(NaturalNews) It's got all the exciting elements of a science fiction novel. A seed bank as strong as a fortress built into the side of a mountain in the remote arctic wilderness built for the purpose of preserving food sources in the event of disaster. Among the specifications for the bank are dual blast-proof doors with motion sensors, two airlocks, and one-meter thick walls of steel reinforced concrete.
Built on the island of Spitsbergen in the Barents Sea near the Arctic Ocean in the country of Norway, a group of wealthy corporations has invested millions of dollars in their project named the Svalbard Global Seed Vault. The mission statement is: "So that crop diversity can be conserved for the future".
The group of investors includes The Bill and Melinda Gates Foundation, The Rockefeller Foundation, Monsanto Corporation, Syngenta Foundation, and the Government of Norway. Both Monsanto Corporation (US based) and Syngenta Foundation (Swiss based) are leading agricultural companies active in the development of genetically modified plant seeds and related agricultural chemicals.
The vault is located 130 meters above sea level to ensure that the building will be safe in the event of ice caps melting in a catastrophic event. The vault entry is a narrow, triangular door comprised of cement and steel protruding out of the mountainside.
The actual storage area of the vault is located at the end of a 120-meter tunnel, which was blasted into the permafrost mountain. The vault itself consists of chambers measuring 375 square meters. Plastic boxes roughly the size of moving boxes will be stored on metal shelving. Each box will store approximately 400 samples in envelopes made of polyethylene. Each sample will contain approximately 500 seeds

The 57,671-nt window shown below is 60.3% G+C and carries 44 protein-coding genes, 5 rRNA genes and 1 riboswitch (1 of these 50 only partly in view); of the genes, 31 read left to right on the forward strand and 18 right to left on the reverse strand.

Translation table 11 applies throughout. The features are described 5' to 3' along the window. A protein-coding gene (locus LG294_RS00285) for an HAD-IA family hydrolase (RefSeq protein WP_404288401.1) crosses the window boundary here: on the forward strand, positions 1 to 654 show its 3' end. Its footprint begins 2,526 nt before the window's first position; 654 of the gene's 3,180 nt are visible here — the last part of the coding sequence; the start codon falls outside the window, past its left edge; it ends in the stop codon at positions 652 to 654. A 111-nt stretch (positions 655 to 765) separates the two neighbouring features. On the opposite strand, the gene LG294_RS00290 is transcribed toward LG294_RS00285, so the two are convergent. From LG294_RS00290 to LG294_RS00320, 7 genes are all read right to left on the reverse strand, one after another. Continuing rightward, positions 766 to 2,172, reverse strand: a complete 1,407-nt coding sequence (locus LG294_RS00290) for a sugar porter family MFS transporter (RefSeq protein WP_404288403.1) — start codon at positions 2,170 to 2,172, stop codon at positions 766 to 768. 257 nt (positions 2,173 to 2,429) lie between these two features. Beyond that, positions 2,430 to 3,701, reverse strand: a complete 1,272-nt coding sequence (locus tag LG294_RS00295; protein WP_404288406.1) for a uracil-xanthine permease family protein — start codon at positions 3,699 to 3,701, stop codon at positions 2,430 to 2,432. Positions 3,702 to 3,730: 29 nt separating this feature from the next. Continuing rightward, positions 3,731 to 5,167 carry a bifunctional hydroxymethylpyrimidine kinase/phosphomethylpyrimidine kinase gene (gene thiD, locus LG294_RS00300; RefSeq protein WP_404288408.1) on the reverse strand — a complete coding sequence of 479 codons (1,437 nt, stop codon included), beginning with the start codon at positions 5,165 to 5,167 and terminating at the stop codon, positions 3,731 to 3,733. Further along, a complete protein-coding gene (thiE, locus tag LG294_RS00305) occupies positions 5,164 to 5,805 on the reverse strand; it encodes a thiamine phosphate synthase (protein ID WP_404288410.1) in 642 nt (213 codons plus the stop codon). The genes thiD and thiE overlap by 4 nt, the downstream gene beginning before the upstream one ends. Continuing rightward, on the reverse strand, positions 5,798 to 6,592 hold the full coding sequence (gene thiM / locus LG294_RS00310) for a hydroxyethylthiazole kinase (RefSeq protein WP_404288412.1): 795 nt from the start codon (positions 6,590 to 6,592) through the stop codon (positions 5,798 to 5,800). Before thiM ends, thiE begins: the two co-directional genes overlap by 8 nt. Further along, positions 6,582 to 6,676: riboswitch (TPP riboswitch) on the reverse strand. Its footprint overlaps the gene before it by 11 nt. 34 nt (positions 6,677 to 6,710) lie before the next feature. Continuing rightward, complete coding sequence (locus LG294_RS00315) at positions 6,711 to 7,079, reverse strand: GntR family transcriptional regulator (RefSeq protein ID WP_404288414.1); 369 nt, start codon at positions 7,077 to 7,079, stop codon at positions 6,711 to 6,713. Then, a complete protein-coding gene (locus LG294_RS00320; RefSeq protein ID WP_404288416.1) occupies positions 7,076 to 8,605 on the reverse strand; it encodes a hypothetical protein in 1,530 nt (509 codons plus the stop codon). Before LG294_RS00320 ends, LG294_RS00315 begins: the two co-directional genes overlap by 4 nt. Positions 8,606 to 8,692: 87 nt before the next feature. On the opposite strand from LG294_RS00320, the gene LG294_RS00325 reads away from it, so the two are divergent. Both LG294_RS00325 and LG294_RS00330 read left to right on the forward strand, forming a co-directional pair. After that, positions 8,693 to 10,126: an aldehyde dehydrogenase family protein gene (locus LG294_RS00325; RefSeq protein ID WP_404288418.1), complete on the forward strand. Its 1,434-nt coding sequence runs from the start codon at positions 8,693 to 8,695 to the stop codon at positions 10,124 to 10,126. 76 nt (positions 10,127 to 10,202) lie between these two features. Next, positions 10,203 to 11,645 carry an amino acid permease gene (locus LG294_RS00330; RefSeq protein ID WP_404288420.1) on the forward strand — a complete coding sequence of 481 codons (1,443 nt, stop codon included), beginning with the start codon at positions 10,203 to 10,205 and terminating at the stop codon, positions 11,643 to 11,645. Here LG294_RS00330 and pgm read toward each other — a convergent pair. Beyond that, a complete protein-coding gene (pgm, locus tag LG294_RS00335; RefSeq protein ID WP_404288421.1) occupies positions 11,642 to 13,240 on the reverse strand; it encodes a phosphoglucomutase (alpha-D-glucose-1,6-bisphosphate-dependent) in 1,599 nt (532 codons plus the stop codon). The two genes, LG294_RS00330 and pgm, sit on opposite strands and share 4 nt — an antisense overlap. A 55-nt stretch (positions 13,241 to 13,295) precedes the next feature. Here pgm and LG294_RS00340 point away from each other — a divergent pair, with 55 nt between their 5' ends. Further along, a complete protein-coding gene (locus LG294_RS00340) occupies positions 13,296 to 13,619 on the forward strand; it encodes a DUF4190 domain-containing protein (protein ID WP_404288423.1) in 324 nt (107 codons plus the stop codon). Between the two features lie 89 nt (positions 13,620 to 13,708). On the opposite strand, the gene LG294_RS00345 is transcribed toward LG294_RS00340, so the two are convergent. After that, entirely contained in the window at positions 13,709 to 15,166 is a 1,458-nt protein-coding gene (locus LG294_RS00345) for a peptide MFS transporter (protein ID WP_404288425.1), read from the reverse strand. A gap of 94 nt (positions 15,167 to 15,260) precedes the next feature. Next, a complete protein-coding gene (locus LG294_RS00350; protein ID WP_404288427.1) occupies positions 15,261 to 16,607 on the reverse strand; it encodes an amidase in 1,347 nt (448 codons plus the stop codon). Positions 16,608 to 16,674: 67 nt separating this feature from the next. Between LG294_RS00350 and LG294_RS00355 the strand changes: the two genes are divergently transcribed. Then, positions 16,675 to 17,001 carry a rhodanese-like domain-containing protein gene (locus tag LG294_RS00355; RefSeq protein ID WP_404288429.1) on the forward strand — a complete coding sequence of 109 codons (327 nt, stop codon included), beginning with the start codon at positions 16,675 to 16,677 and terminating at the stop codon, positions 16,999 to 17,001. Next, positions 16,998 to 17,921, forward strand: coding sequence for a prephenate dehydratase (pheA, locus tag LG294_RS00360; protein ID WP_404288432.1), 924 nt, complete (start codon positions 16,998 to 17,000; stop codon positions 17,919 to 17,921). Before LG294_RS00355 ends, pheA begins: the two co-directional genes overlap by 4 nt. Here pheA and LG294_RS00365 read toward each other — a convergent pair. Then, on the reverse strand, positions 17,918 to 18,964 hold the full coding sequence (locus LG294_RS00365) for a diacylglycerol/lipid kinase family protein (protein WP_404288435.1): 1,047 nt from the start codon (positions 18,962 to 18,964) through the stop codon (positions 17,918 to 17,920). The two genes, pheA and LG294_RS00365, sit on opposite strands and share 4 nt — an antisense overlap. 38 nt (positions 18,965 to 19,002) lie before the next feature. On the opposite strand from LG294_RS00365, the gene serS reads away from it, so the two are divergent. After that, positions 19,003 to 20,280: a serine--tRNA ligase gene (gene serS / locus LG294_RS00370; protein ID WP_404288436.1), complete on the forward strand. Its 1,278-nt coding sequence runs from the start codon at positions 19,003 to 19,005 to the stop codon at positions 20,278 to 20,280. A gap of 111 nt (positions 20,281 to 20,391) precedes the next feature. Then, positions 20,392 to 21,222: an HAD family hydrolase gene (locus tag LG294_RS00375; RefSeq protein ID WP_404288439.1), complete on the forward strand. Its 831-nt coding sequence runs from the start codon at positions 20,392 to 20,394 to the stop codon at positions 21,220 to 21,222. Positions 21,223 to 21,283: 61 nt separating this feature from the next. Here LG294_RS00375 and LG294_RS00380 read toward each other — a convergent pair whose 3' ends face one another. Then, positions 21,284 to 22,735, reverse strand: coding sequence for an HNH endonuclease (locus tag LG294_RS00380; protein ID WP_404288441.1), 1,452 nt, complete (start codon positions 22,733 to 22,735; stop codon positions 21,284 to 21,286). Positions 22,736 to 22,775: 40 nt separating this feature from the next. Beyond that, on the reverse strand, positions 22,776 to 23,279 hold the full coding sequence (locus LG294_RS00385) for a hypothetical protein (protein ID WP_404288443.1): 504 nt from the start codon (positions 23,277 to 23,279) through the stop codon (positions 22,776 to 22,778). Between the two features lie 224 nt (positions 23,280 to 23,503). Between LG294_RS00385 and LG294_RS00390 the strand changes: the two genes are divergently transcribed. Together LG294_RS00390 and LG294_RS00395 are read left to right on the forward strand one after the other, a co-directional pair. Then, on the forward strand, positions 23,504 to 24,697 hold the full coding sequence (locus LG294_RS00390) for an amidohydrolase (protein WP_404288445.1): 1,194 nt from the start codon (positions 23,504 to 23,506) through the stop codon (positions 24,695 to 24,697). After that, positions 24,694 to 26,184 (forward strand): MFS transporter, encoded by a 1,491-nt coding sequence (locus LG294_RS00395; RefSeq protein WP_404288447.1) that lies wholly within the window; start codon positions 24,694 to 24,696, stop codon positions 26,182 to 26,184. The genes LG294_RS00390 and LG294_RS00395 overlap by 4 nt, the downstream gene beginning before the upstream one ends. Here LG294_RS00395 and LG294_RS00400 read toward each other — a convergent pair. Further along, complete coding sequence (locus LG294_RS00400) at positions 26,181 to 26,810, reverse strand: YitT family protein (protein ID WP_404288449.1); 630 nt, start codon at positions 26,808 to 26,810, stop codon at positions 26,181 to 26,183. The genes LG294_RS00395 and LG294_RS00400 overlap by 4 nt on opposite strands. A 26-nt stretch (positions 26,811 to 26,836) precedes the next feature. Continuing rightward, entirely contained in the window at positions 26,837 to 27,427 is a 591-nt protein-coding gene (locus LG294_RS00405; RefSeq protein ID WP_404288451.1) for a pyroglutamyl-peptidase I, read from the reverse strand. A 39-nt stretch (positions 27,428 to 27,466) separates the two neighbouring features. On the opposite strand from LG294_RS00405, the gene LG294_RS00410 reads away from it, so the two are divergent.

. Each sample will be stored in a watertight package to protect the seeds from moisture in the unlikely event of a cooling system failure.
The seed vault will house up to three million different varieties of seeds from all over the planet. In preparation for the February 26, 2008 official opening, the temperature of the sandstone rock surrounding the vault has been being lowered from the normal -5 degrees Celsius to -18 degrees Celsius by means of a special refrigeration system. There will be no full time staff necessary to operate the seed vault
. It has been designed to run itself, independent of human direction.
As the official opening date draws near, seeds are beginning to arrive. Shipments been already been received from Asia, Africa, the Middle East, and Latin America. The seed vault is operated similarly to a safe deposit box in that ownership of the seeds is retained by the individual depositors. The seed vault will be managed and overseen by the Rome-based Global Crop Diversity Trust.
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